No company wants to be thought of as old, or outdated.
Openly embracing new technology, unique marketing angles and product development is a philosophy that's worked for some of the biggest names in the business—but only when innovation and progress are adopted across the breadth of an operation.
Too often, an organization will channel all of their efforts into making the "face" of a company an appealing, but the mechanics and backend behind that face (fulfillment and distribution, for example) need to be up to the task of supporting it.
Too Much Change, Not Enough Constant
Marketing campaigns, outreach and even price points can be quickly changed to reflect conditions in the marketplace, but changing your entire fulfillment process is a little more difficult.
A stable, proven logistics and fulfillment provider isn't likely to slide off the map because it lost venture funding or was upstaged by startup. A well-established company looks on such setbacks as opportunities to improve.
Using a distribution partner with a proven track record ensures that moving your product won't become another fire you'll need to put out while you're busy with product development or advertising. With a strong backbone supporting your supply chain, you can funnel effort into other areas and improve your product and company instead of chasing down a lost, delayed or damaged box.
Will They Work In The Future?
New developments in distribution concepts—such as "non cab" company Uber's recent launch of the UberRUSH product delivery service in New York— are certainly thought provoking. It's important to note, however, that these innovations have yet to be truly tested—the concept is just as likely to turn into a logistical nightmare that renders your fulfillment subpar as it is to be the next big thing for distribution.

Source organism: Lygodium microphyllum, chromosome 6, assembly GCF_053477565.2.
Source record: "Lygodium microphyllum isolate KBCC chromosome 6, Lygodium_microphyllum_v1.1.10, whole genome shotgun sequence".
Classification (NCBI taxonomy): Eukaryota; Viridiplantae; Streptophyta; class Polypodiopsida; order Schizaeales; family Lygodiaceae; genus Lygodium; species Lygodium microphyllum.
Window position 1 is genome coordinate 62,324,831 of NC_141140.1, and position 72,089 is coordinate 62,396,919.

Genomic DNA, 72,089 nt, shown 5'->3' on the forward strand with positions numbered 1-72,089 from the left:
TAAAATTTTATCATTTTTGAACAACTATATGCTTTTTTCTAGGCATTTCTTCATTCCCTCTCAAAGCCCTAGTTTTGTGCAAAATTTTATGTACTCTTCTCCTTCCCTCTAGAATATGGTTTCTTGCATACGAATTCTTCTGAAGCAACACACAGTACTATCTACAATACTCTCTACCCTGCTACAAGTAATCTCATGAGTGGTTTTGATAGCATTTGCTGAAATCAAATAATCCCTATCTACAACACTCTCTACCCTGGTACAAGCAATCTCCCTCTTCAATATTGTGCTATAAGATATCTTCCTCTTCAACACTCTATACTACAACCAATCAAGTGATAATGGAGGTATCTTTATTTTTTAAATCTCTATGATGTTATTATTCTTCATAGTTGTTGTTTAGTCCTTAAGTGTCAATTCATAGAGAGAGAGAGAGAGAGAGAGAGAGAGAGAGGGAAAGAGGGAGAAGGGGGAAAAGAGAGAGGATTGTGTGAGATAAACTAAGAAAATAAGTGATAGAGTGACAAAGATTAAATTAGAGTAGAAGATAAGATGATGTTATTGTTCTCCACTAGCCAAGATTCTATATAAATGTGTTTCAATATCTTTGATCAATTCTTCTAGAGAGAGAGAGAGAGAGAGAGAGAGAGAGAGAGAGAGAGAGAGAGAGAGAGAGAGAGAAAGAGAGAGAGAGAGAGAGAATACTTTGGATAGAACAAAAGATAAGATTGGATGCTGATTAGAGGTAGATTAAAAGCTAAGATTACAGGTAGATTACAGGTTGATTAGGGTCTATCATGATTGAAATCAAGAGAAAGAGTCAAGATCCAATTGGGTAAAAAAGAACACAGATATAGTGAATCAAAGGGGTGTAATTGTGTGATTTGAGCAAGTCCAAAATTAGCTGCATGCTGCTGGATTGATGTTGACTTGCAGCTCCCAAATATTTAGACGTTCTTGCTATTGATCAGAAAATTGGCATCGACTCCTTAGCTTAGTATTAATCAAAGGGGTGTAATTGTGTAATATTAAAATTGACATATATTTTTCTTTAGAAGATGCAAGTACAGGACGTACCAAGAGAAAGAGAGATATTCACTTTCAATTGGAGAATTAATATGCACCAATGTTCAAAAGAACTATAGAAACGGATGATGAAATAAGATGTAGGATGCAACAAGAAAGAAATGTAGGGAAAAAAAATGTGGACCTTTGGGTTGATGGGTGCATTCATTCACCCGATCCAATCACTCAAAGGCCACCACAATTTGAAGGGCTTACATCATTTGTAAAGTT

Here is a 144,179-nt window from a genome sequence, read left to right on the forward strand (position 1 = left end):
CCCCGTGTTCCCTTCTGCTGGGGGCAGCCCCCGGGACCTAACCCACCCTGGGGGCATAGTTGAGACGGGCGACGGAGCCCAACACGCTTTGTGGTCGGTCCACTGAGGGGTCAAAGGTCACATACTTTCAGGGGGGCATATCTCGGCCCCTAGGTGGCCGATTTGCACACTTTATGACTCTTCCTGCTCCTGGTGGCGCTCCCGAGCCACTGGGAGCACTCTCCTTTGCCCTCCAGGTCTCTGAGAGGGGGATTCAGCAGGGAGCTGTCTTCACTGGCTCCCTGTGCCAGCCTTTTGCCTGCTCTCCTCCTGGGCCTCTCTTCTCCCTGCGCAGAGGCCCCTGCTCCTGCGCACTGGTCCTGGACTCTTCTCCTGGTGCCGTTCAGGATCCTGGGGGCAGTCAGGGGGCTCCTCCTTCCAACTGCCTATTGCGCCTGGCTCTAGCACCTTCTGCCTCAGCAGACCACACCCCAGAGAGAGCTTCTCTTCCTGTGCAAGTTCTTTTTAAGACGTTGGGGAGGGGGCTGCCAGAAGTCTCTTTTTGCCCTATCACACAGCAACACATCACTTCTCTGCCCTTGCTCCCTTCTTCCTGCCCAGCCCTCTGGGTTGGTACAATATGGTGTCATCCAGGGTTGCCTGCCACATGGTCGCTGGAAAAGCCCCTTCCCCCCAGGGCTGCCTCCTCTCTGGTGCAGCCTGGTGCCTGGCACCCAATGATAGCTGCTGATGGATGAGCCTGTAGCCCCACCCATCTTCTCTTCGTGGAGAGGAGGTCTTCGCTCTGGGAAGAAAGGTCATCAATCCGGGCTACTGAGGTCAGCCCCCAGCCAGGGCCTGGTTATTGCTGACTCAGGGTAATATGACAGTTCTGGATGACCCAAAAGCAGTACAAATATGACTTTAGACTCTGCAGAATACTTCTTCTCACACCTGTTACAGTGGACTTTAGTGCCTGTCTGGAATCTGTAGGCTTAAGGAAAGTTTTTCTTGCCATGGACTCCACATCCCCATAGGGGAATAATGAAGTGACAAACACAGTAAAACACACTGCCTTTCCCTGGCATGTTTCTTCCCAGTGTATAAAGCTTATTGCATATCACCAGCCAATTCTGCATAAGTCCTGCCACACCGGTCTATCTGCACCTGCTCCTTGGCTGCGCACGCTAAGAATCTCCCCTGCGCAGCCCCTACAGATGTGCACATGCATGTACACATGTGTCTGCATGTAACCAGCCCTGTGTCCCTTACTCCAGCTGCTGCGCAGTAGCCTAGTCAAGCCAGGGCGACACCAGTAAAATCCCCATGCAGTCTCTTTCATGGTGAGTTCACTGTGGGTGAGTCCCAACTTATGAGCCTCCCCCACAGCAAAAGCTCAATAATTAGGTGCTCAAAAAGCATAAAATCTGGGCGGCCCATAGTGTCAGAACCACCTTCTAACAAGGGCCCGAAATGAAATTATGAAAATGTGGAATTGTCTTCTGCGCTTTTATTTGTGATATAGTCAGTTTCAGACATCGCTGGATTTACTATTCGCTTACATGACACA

In the case of Uber, which started as a cab-like company with an emphasis in chauffeured transport, the concept of moving goods, in addition to people, sounds great on the surface. But boutique fulfillment services are, by their nature, limited in scope.
UberRUSH may be able to provide fast and convenient delivery of small packages, but that’s about it. No customization, no market data (though the service’s current driver tracking technology does have some interesting potential), no integration, and a small service area—Uber’s package delivery is currently limited to a very small segment of Manhattan.
How Will Your Products Arrive?
Speed and distance are not the only concepts to be considered when choosing logistics, as any company that's received a broken or damaged box of products will attest.
An experienced fulfillment and distribution company will have the vehicles, equipment and training necessary to ensure safe transport— not just a fast ride. People and products, after all, require very different padding and securing, and your box is unable to advocate for itself if the ride gets a little bumpy along the way.
Damaged products are bad business no matter how you look at them, and the wrong fulfillment choice can make these complaints an ongoing headache. Your distribution company should be able to examine your current fulfillment process, make suggestions for improvement if needed, and offer a smooth, transparent experience getting your products and materials from point A to point B.
Fulfillment and distribution are the last steps your products take before ending up in the hands of your customers, which puts these two tasks on par with development, production and marketing outreach in terms of importance.
You wouldn't put an untrained engineer in your factory or allow a marketing intern to design your nationwide commercials without oversight, so why take the risk of your supply chain ending up with weak points or, worse, broken?
Skip the boutiques and go with a fulfillment company that's knowledgeable about your needs, not one that hides lack of expertise behind slick advertising.